• UBI in u-boot does not play well with 4K eraseblocks. I don’t know why – it just doesn’t work right. I’ve got a feeling is that it runs out of memory and silently Tells No One. This doesn’t matter anyway, since 4K eraseblocks are too small for UBIFS, so we didn’t want to use them in any case. So we need to apply this patch which thankfully applies cleanly against u-boot-xlnx.

It also requires a number of changes to platform-top.h in the U-Boot configuration area.

  • All of the stuff to enable environment in UBI.
  • An mtdids and mtdparts environment variable in CONFIG_EXTRA_ENV_SETTINGS. This means I have to completely undo the existing ones coming from platform-auto.h, but to be honest, that’s probably OK. Those, in general, suck horribly. I’ll probably just replace the whole thing.

So with that, you can actually load U-Boot, and set up the flash however you want it! Once I have things looking sane, I’ll probably set up a ubinized image for a one-time flash onto it, but it’s nice to see that it will eventually be working.

UUB Linux Development, continued

OK – so PetaLinux’s setup is starting to be a little clearer to me.

You can’t configure everything via the menu. But that’s fine, because u-boot’s configuration can’t all be set by the menu either. Any u-boot configuration changes (or device tree configuration changes) need to happen in subsystems/linux/configs. Device tree changes can happen in subsystems/linux/configs/devicetree/system-top.dts. U-boot configuration changes can happen in subsystems/linux/configs/u-boot/platform-top.h. Changes in those files will never be overwritten.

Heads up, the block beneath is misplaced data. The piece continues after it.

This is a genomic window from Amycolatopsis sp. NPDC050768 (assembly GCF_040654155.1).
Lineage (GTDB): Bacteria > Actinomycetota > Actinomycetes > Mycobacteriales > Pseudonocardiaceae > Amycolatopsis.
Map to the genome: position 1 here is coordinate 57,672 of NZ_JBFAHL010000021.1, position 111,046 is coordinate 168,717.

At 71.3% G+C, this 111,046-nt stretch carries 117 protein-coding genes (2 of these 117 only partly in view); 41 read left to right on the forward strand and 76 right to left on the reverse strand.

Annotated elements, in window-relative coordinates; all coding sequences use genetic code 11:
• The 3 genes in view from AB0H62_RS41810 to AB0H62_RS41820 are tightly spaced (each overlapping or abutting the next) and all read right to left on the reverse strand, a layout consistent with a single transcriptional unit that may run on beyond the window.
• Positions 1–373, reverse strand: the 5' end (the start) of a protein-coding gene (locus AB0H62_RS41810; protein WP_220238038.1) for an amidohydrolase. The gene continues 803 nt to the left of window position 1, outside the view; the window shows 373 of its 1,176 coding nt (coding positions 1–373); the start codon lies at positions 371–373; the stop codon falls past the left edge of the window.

For some reason PetaLinux’s “automatic bootargs” doesn’t work right. It doesn’t choose the right UART.

Right now I’m trying to set up:

  • 1 flash partition for FSBL and u-boot. This will never be touched.
  • 1 flash partition for ITBs and U-boot environments, under UBI.
  • 1 flash partition for rootfs UBIs: 1 read-only, with squashfs, and 1 read-write, with UBIFS. Still thinking about this one.

Notes on UUB Linux Development

Linux on the UUB is going to be much harder than I thought.

PetaLinux is unfortunately a very, very simple tool – it seems like it’s intended to allow people to get up and running quickly, but not actually be able to configure anything intelligently. For instance, there’s no simple way to configure u-boot. At all. It’s Xilinx’s way, or you get no help at all. So, for instance, each boot you have to sit there for about a minute waiting for a boot attempt on the network to time out. No way to tell it “I don’t want netboot.” Sorry, folks, that’s it.

Running list of things I need to figure out:

  • We really want the rootfs to actually be a filesystem. We can’t afford to have the rootfs be entirely a ramdisk: we’re probably going to need lots of RAM for the actual event buffer. Rough estimates would be something like 144 MB. That’s a third of the RAM on the UUB. If we suck up 128 MB for a RAM disk, that only leaves 112 MB for the actual system to use. That’s really restricted.
  • We do not want to use the standard PetaLinux “flash partition” strategy. It’s really, really bad: it uses raw flash, which means any power failure can trash the entire thing, and uses no wear leveling at all. It’s just a bad idea.
  • The clear winner for flash filesystems is UBIFS, using the UBI (‘Unsorted Block Images’) layer.